Monday, September 29, 2008
Aah, Oktoberfest. That time of year when breweries roll out beers in the German fall tradition and we are treated to roasted, caramel malts like they are the only kind of malts one is allowed to use. Oktoberfest beers aren't my favorite style: I prefer my beers hoppier and frankly more diverse. But I've been drinking enough over the past week that I feel compelled to point out how they fit into this longtime tradition.
The Classic Oktoberfest beer: Paulaner Oktoberfest-Marzen. Malty, oh yes, it's malty. And amber-colored. And, of course, made in Germany. And has that feel that's hard to describe in an Oktoberfest beer - it's an old style, but not an old beer. Perfectly acceptable at street festivals and with a brat. Not something you go rushing to the store to grab. Not something you turn down if offered. Available everywhere.
The Classic Oktoberfest beer with just a little more: Ayinger Oktoberfest-Marzen. Its caramel color gives way to a caramel taste that you expect. But the standard malty chewiness of an Oktoberfest beer gives way just a little bit more quickly here, mellowing into amber enjoyment. There is just a little backbone here, and the beer is just a little fuller than others - and yet smoother. Enjoyable. Available in 500-ml bottles from Aying, Germany.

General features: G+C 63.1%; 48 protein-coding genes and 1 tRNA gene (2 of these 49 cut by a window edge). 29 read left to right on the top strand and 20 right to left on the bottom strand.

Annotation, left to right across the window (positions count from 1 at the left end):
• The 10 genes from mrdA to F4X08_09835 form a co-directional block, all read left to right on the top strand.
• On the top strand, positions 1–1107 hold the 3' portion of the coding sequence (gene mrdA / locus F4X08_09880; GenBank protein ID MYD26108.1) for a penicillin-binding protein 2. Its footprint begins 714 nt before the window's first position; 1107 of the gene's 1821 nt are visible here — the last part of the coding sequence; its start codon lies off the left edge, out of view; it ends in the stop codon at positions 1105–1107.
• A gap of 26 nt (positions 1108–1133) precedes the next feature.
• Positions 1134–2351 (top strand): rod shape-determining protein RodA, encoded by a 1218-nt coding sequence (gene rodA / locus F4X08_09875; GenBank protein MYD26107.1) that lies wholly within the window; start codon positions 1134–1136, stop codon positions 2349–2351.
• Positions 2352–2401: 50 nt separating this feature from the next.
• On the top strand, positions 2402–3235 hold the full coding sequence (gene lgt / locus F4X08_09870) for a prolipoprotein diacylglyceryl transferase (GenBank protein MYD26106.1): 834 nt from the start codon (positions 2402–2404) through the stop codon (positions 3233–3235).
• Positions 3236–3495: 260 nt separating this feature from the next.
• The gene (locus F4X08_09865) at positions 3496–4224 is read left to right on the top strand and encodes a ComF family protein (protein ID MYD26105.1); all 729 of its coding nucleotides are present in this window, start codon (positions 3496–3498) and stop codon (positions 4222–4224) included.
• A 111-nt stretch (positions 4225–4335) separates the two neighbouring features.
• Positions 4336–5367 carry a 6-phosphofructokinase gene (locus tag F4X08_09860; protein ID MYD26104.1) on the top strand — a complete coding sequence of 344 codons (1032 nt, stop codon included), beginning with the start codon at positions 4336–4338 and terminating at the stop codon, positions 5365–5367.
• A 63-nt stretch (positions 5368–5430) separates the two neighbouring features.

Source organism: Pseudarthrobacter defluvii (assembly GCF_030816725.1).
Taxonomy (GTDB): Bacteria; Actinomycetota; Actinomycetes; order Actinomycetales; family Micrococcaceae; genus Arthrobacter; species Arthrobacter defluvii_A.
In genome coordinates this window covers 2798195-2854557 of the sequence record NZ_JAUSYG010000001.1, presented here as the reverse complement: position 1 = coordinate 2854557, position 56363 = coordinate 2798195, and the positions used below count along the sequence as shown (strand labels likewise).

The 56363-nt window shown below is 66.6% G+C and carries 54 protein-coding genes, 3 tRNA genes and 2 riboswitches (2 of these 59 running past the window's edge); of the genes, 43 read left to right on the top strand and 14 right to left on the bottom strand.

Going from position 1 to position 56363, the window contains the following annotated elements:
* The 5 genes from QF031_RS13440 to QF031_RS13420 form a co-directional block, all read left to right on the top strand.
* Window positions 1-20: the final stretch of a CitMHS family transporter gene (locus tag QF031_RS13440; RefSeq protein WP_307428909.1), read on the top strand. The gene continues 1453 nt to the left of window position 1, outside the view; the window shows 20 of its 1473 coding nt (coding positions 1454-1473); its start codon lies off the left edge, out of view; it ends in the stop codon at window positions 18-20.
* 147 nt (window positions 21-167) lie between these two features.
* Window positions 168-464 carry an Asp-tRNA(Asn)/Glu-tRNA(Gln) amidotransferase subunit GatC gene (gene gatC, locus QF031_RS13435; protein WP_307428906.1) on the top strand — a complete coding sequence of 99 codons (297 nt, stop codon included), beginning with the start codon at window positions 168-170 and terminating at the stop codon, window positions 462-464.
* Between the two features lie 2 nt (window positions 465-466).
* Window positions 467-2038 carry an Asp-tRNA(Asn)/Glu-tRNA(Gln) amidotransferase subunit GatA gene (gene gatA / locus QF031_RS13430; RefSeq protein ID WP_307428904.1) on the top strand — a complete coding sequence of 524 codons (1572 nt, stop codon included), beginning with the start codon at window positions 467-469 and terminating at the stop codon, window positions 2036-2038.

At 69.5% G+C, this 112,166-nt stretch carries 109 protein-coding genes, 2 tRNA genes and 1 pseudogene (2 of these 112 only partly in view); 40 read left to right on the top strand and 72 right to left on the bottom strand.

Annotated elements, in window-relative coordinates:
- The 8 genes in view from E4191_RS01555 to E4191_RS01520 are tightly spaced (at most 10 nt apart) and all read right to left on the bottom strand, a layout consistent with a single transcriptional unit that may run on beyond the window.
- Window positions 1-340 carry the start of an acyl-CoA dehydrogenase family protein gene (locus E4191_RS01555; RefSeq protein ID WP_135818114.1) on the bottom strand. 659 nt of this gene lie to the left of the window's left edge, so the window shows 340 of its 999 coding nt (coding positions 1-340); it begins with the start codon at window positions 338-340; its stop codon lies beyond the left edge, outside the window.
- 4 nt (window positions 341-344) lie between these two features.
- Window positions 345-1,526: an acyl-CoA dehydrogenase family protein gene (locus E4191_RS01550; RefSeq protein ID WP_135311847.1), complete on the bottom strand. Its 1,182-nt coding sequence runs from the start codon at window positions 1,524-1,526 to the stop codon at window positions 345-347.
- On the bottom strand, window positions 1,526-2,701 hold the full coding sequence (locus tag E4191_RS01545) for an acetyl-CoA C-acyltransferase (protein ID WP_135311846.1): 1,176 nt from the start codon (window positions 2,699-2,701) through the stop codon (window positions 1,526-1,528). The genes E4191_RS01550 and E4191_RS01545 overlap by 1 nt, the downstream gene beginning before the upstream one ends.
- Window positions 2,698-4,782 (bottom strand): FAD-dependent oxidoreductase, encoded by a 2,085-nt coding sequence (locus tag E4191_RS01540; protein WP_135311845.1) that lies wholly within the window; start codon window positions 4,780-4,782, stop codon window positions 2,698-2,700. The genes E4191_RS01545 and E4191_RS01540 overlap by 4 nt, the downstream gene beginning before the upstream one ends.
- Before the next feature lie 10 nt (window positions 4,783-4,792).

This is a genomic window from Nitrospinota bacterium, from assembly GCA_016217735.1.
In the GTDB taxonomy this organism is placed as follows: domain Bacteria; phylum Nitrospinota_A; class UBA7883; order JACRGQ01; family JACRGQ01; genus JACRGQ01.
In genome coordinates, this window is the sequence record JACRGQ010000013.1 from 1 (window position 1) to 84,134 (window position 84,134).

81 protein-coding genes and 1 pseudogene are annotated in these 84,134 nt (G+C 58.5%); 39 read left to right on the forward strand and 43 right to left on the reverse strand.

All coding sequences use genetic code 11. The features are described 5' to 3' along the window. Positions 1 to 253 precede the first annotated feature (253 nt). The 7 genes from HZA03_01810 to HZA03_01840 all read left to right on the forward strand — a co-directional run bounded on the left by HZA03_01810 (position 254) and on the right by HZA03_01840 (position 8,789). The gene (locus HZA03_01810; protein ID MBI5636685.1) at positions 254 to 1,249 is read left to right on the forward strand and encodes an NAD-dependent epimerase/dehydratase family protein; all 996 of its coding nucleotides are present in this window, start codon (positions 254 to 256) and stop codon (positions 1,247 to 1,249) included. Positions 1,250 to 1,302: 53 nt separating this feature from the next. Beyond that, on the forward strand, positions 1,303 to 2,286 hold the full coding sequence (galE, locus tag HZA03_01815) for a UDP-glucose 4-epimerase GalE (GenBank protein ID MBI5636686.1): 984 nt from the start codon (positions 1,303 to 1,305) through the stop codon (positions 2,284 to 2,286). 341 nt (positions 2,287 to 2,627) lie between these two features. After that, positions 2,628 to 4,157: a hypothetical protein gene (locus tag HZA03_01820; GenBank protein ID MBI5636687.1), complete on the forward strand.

The Americanized Oktoberfest beer that is worth running to the store for: The Kaiser Imperial Oktoberfest Lager. Its full-on copper color seems so innocent until you drop Boulder-based Avery's masterful creation into your mouth. Your first impression is that it's a very thick beer, yet it's not overwhelming. There's so much going on here - high malt, high hops, high ABV (10%) - that it blends into a whirlpool-like evenness. But as the beer warms, you feel more of its alcoholic strength, and the back bite becomes just a little more obvious. This is a one-beer-will-do-you-for-the-night sipper. But its worth it. Available in bombers.
The pretender: Leinenkugel's Oktoberfest. There is much to be said for the beer that dares to experiment outside the fairly rigid Oktoberfest formula. Colorado Springs-based Arctic Brewery's Oktoberfest had slightly sour characteristics, bringing out the caramel in ways that I never thought possible. But Leini's version fell disappointingly short, giving you a lead-in malt taste that evaporated quickly. This isn't what I'd call bad, but it's forgettable even for a a beer that comes and goes quickly from the shelves.
Does anyone else have some Oktoberfest suggestions for the last weeks these beers are on the shelf?